The chord possesses a dominant function when rooted on the leading tone (otherwise it doesn't, but can serve other functions - see below), and this is most straightforwardly shown when the root of a dominant seventh chord is omitted. The remaining third, fifth and seventh of that chord form a diminished triad (whose new root is the third of the former chord), to which a diminished seventh can be added. Thus, in C (major or minor), a dominant seventh chord consisting of G–B–D–F can be replaced by a diminished seventh chord B–D–F–A.


In jazz harmony, a combination of the original chord with its substitute (with G in the bass and A simultaneously in an upper voice) yields the seven flat-9 chord, which intensifies the dominant function of either a diminished seventh or dominant seventh chord. Other transformations of this kind facilitate a variety of substitutions and modulations: any of the four notes in a diminished seventh chord are raised by a semitone, that raised note is then the flat-seventh of a half-diminished seventh chord. Similarly, if any of the four notes in the diminished seventh chord are lowered by a semitone, that lowered note is then the root of a dominant seventh chord.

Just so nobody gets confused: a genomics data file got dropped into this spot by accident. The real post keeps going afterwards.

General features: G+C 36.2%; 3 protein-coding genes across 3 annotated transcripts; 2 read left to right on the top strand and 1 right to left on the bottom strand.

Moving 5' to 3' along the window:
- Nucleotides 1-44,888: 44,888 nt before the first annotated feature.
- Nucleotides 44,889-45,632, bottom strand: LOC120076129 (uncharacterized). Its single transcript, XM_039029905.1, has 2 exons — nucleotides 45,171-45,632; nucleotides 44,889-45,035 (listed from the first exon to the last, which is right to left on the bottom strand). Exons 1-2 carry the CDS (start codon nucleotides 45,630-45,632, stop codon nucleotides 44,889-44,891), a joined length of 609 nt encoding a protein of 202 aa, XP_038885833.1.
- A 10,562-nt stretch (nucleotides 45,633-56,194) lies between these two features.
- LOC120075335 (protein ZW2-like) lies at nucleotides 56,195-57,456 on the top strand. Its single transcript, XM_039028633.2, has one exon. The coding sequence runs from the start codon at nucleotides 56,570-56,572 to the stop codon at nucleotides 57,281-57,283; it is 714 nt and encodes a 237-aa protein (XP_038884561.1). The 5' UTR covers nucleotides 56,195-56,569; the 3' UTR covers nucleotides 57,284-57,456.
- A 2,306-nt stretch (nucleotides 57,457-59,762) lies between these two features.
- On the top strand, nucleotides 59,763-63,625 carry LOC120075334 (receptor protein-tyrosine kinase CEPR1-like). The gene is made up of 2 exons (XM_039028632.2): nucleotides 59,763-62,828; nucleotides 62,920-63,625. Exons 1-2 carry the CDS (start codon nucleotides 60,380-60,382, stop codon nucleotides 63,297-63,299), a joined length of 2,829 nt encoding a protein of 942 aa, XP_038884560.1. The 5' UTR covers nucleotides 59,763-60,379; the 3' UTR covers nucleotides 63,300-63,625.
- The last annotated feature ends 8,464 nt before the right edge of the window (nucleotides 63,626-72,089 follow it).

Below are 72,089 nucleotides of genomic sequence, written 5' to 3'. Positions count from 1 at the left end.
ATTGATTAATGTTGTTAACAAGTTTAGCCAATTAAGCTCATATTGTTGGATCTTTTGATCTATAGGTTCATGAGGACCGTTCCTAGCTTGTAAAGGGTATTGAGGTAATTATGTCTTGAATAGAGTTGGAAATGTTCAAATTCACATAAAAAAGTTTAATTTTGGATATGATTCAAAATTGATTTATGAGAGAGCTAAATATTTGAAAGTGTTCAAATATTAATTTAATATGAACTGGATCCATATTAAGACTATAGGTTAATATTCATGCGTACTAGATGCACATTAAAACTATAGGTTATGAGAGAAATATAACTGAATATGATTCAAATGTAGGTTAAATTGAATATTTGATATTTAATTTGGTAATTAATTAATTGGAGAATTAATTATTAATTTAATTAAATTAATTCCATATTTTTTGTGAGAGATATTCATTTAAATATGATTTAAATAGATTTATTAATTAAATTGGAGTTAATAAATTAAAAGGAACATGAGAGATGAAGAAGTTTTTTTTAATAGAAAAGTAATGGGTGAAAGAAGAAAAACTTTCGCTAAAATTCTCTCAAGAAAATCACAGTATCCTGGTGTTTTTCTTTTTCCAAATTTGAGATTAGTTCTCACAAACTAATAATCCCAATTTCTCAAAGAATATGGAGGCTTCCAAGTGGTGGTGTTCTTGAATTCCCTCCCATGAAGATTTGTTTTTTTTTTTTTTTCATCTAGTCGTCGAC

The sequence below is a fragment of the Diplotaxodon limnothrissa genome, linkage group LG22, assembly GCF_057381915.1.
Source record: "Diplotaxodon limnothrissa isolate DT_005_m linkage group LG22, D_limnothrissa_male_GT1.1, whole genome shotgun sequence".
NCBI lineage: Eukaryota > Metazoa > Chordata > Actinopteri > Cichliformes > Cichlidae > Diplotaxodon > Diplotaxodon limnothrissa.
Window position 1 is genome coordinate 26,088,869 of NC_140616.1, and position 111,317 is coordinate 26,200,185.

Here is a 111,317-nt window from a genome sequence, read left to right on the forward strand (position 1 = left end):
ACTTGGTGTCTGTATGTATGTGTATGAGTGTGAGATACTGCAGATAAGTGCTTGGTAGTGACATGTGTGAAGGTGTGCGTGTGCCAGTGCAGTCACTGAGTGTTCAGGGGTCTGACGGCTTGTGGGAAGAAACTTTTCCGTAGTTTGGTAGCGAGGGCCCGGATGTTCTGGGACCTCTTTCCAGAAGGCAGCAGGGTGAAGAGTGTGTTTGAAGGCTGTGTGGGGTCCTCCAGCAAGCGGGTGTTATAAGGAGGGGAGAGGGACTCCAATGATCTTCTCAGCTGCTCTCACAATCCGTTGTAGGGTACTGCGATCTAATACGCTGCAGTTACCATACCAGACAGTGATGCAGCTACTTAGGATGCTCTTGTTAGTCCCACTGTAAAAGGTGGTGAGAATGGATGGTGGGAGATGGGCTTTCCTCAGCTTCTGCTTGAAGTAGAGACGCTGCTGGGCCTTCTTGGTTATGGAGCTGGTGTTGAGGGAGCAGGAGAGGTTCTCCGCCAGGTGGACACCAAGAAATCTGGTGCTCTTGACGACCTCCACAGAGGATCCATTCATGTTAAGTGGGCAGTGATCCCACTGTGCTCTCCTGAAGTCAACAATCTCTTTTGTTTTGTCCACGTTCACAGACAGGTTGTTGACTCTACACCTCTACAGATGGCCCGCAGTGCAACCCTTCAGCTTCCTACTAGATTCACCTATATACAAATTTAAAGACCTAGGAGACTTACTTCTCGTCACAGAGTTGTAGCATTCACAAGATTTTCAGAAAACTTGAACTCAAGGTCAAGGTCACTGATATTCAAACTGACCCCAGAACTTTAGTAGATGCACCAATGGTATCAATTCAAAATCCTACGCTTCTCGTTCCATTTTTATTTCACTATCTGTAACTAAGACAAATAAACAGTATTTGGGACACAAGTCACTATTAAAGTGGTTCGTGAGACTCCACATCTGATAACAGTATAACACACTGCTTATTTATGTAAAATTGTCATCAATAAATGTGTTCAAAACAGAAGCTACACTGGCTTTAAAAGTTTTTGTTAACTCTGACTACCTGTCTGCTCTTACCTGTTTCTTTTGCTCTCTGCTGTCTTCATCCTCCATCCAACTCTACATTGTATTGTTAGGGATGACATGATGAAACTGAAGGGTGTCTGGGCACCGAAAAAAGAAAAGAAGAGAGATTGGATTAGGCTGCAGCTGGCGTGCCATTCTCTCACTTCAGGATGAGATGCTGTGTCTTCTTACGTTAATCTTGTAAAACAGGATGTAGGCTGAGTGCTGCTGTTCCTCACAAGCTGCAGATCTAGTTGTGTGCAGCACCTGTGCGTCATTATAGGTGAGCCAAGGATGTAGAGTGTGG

Diminished seventh chords may also be rooted on scale degrees other than the leading-tone, either as secondary function chords temporarily borrowed from other keys, or as appoggiatura chords: a chord rooted on the raised second scale degree (D–F–A–C in the key of C) acts as an appoggiatura to the tonic (C major) chord, and one rooted on the raised sixth scale degree (A–C–E–G in C major) acts as an appoggiatura to the dominant (G major) chord. Such chords however, having no leading tone in relation to the chords to which they resolve, cannot properly have a dominant function. They are therefore referred to commonly as non-dominant diminished seventh chords or common tone diminished seventh chords (see below).